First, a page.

12:08 - Redux

Discussion in 'Alternate History Discussion: After 1900' started by Devvy, Oct 24, 2018.

  1. QTXAdsy That Fifer

    Sep 25, 2017
    The Kingdom of Fife
    I thought it closed same as OTL. That all being said, Wales should get a good north/south route here one way or the other.
  2. Devvy Idiot. Donor

    Feb 6, 2011
    Carmarthen-Aberystwyth closed at the northern end due to the weather: (from OTL Wiki)

    "The line closed in two stages – the northern section closed prematurely in December 1964 when a section of the line one mile east of Llanilar was damaged by floods from the adjacent River Ystwyth."

    The route south of that stayed open for a while for dairy reasons, but sadly I just can't see the route being worth the investment to rehabilitate it at the time; there are alternative routes available, it's not got political backing, and it's not going to be carrying much passengers compared to it's long track mileage (and therefore maintenance costs).

    There is a better north/south Welsh route here still operating: Cardiff-Swansea-Llandovery-Builth Wells (transition via chord)-Newtown-Welshpool-Oswestry-Wrexham-Chester (and potentially on to Birkenhead or Holyhead). Also means South Wales to Aberystwyth is doable with a change at Newtown still, so a bit better then OTL regardless.
    Ogrebear likes this.
  3. Along the bay Active Member

    Jul 15, 2019
    Understood thank you for your response.
  4. Ogrebear Well-Known Member

    Apr 14, 2012
    Nice update there @Devvy

    No rail link to Swansea Airport?

    Nice that Mumbles got its service back.

    Remind me please- is Intercity not the same as Pullman services ITTL?
  5. Devvy Idiot. Donor

    Feb 6, 2011
    Cheers! :)

    Swansea Airport is so small, there's no point in investing in a rail link to it. Larger airports at Cardiff and Bristol are going to outweigh Swansea significantly.

    Pullman is a sub-brand of Intercity.

    So all "classic" Intercity services are branded as Intercity, and operated by Intercity. However, "Intercity" services operate over the legacy network, and have delays, cancellations, last minute platform changes, etc etc.

    All Pullman services are marketed either as "Pullman", or "Intercity Pullman", but they are a part of Intercity and operated by them. The Pullman trains, operating on a closed network, operate services which are fast, punctual and reliable, hence the sub-brand to differentiate the service in marketing and branding, and allow passengers to make a clear choice to take a Pullman train (or not).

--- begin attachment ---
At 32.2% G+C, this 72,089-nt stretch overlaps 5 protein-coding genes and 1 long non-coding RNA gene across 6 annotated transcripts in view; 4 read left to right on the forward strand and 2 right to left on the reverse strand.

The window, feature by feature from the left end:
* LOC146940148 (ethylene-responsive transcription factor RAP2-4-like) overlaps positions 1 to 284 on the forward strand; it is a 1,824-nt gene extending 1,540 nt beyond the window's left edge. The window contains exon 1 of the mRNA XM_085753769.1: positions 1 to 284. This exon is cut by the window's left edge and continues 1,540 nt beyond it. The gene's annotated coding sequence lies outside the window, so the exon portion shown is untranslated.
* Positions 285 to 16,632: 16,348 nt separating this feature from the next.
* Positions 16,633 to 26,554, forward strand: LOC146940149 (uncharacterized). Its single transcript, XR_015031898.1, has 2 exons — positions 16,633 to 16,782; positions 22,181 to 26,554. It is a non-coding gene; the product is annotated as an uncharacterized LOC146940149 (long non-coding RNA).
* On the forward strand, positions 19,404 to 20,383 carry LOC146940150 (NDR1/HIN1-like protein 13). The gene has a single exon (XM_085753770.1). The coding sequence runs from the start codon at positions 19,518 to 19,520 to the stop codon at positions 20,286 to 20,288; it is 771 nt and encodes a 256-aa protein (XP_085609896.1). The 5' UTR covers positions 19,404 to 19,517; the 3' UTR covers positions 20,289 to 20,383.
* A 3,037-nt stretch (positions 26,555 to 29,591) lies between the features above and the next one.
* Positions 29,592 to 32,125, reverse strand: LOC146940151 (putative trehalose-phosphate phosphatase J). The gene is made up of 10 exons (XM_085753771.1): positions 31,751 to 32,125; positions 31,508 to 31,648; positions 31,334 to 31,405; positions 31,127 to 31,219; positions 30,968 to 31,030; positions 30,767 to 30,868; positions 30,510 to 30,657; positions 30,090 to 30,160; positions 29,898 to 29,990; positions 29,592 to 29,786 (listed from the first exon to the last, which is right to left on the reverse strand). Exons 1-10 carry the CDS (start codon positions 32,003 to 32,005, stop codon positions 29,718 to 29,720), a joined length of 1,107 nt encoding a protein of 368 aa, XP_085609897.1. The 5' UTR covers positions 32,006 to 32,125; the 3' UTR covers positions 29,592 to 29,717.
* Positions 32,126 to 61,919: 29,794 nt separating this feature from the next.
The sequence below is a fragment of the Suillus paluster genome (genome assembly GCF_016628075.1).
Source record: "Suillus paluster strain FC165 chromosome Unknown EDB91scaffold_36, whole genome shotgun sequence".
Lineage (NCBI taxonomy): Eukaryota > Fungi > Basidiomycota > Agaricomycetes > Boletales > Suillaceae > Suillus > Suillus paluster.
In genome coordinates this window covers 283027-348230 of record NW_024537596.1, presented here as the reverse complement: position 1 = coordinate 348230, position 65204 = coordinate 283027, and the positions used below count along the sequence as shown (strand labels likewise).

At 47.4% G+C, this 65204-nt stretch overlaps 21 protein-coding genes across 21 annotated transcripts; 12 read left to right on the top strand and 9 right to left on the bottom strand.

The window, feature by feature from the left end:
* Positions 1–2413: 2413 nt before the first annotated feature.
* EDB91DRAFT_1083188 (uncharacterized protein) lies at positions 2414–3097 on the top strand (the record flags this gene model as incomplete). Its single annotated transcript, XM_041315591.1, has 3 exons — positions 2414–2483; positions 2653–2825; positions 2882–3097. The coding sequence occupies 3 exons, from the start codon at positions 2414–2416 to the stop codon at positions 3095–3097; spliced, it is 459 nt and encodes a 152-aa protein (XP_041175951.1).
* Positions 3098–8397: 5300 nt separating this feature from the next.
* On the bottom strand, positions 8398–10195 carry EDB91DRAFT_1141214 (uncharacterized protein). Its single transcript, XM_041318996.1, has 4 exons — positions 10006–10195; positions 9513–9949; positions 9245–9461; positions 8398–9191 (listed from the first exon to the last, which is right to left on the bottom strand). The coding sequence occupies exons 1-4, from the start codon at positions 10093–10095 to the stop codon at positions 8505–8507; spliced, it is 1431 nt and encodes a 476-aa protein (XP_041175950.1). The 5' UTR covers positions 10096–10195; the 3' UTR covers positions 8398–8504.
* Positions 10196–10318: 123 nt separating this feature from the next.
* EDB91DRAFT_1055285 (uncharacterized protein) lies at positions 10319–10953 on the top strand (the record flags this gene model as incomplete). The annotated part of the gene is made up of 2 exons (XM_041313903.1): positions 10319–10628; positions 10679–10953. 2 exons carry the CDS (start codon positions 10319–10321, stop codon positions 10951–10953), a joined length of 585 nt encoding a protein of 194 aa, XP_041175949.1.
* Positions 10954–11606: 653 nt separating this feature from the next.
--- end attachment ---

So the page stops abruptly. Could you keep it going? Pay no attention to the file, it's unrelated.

JN1, Ogrebear and Dan1988 like this.
  6. Threadmarks: 1997-Manifesto

    Devvy Idiot. Donor

    Feb 6, 2011
    1997 - The Labour Manifesto for Government [excerpts] (*1)

    The process of rail privatisation was refused by the British Parliament, but the Conservatives have pursued stealth privatisation nonetheless. It has made fortunes for a few, but has been a poor deal for the taxpayer, and has fragmented the network. Their economic recklessness with British Rail has limited investment and resulted in areas of our network becoming rundown, unreliable and unsafe. Our task will be to improve the situation as we find it, not as we wish it to be. Our overriding goal must be to win more passengers and freight on to rail. The system must be run in the public interest with higher levels of investment and be a truly "British Rail" which serves all of Britain - not just a few cities (*2). There must be convenient connections, through-ticketing and accurate travel information for the benefit of all passengers.

    To achieve these aims, we will establish an effective and accountable financial programme for British Rail, ensuring that the public subsidy serves the public interest. We will reform British Rail to devolve more, and truly serve local communities across the country, whilst establishing national standards and programmes nationwide to provide a clear, coherent and strategic programme for the development of the railways so that passenger expectations are met.

    The Conservative plan for the wholesale privatisation of London Underground is not the answer, much as it was not the answer for British Rail. It would be a poor deal for the taxpayer and passenger alike. Yet again, public assets would be sold off at an under-valued rate. Much-needed investment would be delayed. The core public responsibilities of the Underground would be threatened.

    Road transport
    We remain unpersuaded by the case for heavier, 44-tonne lorries mooted by the Conservatives. Our concern is that they would prove dangerous and damaging to the environment, and the case for them is weakened if British Rail can be reformed to offer better freight solutions.

    Life in our countryside